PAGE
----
Oakland: Next phase of Brooklyn Basin project OK’d.

OAKLAND — The next phase of the Brooklyn Basin project, a 241-apartment building, has been given the go-ahead by the city Planning Commission.

Called Parcel C, the 86-foot-tall building also will include 3,500 square feet of ground-floor commercial space. It was given preliminary approval earlier as part of the Brooklyn Basin development, a 3,100 apartment project along the city’s waterfront.

“What you’re seeing is moving from a conceptual design to a schematic design at this point,” city planner Catherine Payne told the Planning Commission at its meeting earlier this month.

Brooklyn Basin covers 64 acres along the Oakland Estuary south of Jack London Square and west of Interstate 880. The project — a mix of residential, retail and commercial, civic, and parks and open space being built in phases — was given preliminary approval in 2006. After a legal challenge, it was approved again in 2009.

Parcel B, a 241 market-rate apartment project, is under construction, as is Shoreline Park, Payne told commissioners.

The apartments in the eight-story Parcel C building will be one and two bedrooms, according to the staff report. The U-shaped building faces south with views of the water.

“What we’re seeing at Brooklyn Basin is, fortunately, not a cookie-cutter development that all looks the same,” Payne said.

No one opposed the project at the public hearing Aug. 2.

The parking at Parcel C would be hidden from view except on Eighth Avenue, she said. Parking will be unbundled, which means tenants would pay for it separately from their apartment rent.

The building’s design takes a cue from the nearby future Ninth Street Terminal and its roofline, architect Douglas Oliver of Studio T Squared told commissioners.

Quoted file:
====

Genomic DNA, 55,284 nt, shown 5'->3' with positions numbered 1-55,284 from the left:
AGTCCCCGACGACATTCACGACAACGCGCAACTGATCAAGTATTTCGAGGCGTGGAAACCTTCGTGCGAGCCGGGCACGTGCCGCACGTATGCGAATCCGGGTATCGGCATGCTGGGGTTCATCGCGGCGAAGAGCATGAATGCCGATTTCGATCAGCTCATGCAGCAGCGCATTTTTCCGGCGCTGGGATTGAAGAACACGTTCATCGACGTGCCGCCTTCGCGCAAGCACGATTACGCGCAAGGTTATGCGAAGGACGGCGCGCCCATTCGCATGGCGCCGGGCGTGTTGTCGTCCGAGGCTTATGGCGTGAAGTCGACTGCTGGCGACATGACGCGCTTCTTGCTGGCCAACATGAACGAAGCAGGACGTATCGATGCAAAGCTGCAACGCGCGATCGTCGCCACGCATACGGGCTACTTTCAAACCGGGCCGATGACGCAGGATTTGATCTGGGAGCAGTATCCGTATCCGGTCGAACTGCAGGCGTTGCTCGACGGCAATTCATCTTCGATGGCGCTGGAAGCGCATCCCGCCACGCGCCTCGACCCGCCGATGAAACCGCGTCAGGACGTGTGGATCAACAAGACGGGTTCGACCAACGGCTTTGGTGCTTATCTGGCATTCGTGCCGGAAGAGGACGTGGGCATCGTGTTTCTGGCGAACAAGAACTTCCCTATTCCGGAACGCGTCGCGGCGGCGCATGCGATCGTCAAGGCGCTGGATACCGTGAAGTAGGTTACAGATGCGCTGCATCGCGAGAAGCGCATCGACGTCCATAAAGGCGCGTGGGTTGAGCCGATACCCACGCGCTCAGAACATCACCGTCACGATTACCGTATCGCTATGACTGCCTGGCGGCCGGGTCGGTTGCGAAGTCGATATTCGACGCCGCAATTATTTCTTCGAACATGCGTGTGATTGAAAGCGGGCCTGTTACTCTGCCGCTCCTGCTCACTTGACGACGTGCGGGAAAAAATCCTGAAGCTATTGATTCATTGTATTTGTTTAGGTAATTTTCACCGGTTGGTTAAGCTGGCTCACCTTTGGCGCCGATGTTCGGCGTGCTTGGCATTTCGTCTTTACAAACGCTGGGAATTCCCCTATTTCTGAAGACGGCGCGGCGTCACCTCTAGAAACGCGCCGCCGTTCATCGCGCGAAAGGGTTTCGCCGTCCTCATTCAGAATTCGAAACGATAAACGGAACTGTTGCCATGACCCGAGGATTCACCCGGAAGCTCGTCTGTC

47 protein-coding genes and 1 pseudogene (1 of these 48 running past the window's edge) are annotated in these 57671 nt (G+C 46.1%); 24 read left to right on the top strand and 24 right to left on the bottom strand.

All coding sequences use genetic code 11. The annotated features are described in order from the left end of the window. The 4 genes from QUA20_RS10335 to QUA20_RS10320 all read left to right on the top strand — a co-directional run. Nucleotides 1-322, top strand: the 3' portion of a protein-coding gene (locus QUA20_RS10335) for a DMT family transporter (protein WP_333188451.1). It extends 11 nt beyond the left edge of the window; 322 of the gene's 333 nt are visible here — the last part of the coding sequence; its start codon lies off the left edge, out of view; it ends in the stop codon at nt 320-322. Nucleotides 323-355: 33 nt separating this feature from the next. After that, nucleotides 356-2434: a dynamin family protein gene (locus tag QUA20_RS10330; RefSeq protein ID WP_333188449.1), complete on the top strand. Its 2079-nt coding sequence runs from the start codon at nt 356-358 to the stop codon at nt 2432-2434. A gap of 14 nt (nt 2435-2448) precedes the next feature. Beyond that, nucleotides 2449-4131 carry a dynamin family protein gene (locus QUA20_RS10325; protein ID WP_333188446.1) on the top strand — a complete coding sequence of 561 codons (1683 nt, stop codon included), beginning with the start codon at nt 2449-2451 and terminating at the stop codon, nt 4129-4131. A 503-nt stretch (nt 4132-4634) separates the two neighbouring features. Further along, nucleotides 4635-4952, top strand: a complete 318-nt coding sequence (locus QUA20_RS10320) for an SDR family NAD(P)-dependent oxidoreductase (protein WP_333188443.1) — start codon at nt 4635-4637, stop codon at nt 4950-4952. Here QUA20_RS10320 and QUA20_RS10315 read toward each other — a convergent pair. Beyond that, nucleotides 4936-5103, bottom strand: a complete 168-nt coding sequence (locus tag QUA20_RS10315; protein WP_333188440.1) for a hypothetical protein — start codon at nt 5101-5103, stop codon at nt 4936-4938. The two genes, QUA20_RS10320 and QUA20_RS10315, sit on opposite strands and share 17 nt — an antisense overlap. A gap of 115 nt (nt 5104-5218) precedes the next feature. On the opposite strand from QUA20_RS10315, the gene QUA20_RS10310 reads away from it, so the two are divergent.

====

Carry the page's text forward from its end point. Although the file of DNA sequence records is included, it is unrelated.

“Also notice it’s a nautical-themed building. It’s on the water, part of Brooklyn Basin Way,” Oliver said. It combines aspects of both a sailboat in its color and use of teak wood, and a typical larger yacht, with a black and white color scheme, he said. Zarsion America plans to use metal rather than teak to get the effect, he said.

The city’s new development impact fees do not apply to the project because they were not in force when it was approved in 2009. Developers who do not include affordable housing are assessed a fee per unit. The City Council approved the impact fees last year, which are being phased in and vary according to where the project is.

However, the total Brooklyn Basin project will provide 465 affordable apartments, Payne noted.

Commissioners generally liked the project, and agreed with staff that the metal accents need to stay.

“We really don’t want an overwhelming stucco building,” Commissioner Clark Manus said.

But there was concern about the color of the metal. In some of the renderings attached to the staff report, the color hues to gold, but the developer is proposing a rusted patina with more red, like rusted iron, Oliver said.

“Actually, I really love the yellow metal look,” Commissioner Emily Weinstein said.

“When I first saw the renderings, I really liked the sort-of gold yellow pop,” she said later in the meeting.

The planning staff and developer will work on the project’s details as it goes through the permitting process.

“We are open to continue working with staff on the colors,” Oliver said.